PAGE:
This report presents progress made after two years of implementation of the ESA Commitment (2013-2015). Significant progress has already been made thanks to concerted action by governments, civil society, and development partners at national and regional level. The data presented was obtained and validated through a multi-sectoral country reporting process as stipulated by the respective coordination mechanisms of the ESA Commitment.
The historic ESA commitment was endorsed at the 2013 ICASA Conference and has time- bound actions and targets that were agreed upon by member states. Countries that endorsed the commitment include Angola, Botswana, Burundi, DRC, Ethiopia, Kenya, Lesotho, Madagascar, Malawi, Mauritius, Mozambique, Namibia, Seychelles, South Africa, South Sudan, Swaziland, Tanzania, Uganda, Zambia and Zimbabwe.English | French | Portuguese
This report is a summary of progress since this landmark ESA Ministerial Commitment was made. It presents the priorities and progress made during the past 12 months at both national and regional levels with specific focus on the targets and accountability framework.English | French | Portuguese
This report is the summary of an in-depth Regional Report on comprehensive sexuality education and sexual reproductive health information and services for adolescents and young people in Eastern and Southern Africa. The statistics gathered for this report helped identify recommendations for the region and informed the development of ESA Commitment targets.English | French | Portuguese (Coming Soon)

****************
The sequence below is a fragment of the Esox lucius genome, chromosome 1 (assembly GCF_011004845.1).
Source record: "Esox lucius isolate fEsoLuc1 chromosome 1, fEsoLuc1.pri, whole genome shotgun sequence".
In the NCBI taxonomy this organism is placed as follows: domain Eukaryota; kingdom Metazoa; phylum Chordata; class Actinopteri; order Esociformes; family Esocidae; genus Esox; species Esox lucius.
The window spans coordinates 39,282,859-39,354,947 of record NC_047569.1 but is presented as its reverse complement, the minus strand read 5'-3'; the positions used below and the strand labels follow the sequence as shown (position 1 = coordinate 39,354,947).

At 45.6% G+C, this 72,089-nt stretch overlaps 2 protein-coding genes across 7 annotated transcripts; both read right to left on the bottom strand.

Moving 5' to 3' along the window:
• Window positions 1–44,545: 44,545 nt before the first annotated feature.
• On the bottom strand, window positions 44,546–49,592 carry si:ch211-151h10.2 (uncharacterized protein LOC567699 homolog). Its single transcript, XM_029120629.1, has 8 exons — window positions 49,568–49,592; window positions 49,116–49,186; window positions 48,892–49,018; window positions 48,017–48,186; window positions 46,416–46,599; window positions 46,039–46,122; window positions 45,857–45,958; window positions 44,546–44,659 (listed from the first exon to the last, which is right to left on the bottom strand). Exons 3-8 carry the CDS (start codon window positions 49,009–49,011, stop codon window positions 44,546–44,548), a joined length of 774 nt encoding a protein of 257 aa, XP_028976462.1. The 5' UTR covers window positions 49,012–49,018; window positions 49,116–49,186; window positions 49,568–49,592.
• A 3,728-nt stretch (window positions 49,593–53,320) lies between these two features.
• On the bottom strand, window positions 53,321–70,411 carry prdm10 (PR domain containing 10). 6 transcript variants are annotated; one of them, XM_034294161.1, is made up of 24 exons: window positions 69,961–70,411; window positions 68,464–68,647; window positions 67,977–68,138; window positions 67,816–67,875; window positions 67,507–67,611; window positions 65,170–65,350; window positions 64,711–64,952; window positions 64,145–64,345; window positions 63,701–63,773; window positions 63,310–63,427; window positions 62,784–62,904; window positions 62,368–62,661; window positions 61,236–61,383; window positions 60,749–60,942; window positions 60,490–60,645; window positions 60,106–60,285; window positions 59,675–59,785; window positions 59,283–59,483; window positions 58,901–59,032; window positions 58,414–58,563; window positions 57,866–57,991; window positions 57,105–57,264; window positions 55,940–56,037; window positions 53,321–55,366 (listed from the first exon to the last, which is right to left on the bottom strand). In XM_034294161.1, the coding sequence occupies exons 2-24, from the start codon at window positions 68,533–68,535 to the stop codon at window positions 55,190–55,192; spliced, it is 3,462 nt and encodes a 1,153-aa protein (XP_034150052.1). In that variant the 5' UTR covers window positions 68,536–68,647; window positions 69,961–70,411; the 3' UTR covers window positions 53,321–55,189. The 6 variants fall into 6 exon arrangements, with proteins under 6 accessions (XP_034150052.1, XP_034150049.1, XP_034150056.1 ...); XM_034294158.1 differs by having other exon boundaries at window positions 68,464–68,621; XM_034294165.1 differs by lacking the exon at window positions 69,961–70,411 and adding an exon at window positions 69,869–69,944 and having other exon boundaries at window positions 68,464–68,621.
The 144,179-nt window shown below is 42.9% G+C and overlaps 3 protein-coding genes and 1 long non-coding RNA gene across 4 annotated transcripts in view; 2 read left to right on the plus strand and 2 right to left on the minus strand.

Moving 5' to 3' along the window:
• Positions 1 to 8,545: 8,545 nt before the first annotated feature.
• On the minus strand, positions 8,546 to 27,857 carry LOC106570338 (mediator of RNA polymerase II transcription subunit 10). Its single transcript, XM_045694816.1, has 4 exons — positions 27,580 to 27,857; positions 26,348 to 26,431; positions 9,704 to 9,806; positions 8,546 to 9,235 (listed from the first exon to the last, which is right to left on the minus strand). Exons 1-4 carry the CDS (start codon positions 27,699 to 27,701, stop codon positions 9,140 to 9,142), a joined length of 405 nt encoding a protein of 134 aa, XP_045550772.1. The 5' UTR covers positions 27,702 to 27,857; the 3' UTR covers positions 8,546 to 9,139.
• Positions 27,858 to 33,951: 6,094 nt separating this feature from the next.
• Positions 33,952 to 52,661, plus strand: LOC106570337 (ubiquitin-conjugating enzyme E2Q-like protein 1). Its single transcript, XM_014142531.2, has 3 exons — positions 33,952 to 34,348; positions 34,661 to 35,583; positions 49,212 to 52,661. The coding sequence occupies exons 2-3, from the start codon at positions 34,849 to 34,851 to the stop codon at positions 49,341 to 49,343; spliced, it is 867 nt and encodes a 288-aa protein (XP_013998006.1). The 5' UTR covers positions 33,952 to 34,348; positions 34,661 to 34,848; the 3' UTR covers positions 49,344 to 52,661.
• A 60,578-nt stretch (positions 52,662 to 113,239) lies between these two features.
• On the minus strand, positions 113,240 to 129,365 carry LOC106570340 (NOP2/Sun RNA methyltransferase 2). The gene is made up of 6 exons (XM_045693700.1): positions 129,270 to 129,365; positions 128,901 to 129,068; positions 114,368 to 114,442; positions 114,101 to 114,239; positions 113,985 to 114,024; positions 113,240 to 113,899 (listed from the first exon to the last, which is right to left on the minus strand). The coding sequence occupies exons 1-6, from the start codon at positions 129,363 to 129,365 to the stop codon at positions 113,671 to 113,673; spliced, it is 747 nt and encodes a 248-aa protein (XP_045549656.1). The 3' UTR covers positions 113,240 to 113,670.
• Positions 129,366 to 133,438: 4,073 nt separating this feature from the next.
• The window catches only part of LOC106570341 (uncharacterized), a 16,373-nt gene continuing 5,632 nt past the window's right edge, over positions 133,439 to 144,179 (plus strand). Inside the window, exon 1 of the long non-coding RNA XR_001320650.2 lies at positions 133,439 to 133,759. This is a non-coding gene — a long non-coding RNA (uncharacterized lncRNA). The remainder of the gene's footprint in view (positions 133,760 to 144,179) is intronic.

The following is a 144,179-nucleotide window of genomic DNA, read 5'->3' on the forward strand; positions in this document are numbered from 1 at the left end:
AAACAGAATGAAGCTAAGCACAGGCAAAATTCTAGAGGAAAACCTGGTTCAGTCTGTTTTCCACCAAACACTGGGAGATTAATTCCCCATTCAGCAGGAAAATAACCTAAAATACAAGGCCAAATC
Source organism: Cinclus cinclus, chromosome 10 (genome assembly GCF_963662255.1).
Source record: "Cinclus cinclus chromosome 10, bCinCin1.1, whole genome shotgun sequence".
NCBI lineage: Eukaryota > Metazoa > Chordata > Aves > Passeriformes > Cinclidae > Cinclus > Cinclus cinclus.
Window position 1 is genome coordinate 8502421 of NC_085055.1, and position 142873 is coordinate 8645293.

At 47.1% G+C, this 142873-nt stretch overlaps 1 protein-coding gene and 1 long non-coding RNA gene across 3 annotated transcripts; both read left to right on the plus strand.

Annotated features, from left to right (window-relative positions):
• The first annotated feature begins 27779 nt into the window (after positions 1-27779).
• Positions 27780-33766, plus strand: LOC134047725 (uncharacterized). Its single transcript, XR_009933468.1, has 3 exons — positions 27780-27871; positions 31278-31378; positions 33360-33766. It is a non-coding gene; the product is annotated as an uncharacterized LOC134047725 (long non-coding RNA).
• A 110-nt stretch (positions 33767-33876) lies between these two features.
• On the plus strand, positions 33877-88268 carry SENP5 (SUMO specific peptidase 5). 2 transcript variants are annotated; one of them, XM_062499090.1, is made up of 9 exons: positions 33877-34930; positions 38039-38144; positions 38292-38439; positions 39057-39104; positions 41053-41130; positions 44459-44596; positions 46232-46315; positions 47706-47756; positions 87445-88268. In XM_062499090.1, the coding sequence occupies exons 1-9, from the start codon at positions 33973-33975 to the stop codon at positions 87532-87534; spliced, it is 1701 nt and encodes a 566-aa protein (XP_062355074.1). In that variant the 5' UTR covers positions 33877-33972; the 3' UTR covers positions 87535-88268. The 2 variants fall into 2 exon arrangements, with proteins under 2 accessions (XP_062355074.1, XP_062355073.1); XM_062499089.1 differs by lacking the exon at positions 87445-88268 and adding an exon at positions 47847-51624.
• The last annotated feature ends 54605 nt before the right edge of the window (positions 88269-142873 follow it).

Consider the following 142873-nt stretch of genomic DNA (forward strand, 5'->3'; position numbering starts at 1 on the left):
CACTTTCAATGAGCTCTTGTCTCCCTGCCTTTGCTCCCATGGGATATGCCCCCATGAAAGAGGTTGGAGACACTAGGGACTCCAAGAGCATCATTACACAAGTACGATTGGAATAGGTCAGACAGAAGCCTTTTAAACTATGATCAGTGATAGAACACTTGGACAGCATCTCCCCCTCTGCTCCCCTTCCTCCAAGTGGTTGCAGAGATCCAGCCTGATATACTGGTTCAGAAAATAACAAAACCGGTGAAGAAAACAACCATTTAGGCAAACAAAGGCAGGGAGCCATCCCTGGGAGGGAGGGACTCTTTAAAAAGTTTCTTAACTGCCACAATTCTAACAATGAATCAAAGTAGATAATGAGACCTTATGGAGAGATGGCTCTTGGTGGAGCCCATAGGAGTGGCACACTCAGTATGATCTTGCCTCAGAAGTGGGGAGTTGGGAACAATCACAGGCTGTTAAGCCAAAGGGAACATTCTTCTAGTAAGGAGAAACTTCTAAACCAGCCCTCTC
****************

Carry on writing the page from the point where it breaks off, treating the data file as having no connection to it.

Recognizing the realities of young adolescent girls’ and boys’ lives—and particularly their need to know about their bodies and their sexual rights and responsibilities—is crucial for building the foundations of a safe passage through adolescence into adulthood.English | French | Portuguese
This is a practical resource for curriculum development, particularly in the areas of gender, sexuality, and HIV. The ultimate goal of It’s All One Curriculum is to develop the capacity of young people to enjoy —and advocate for their rights to— dignity, equality, and responsible, satisfying, and healthy sexual lives.English | French
As important as what information is taught is how we teach it. The most effective methods for teaching about sexuality, HIV, gender, and rights are participatory, learner-centered educational methods. Indeed, such methods help prepare young people for living —and promote their health and happiness— in a complex and changing world.English | French
This document guides UNFPA’s support to governments and other partners as CSE programmes, both in and out of school, are designed, implemented and evaluated. Building on current standards, it outlines steps to identify priorities, implement actions and evaluate outcomes.English | French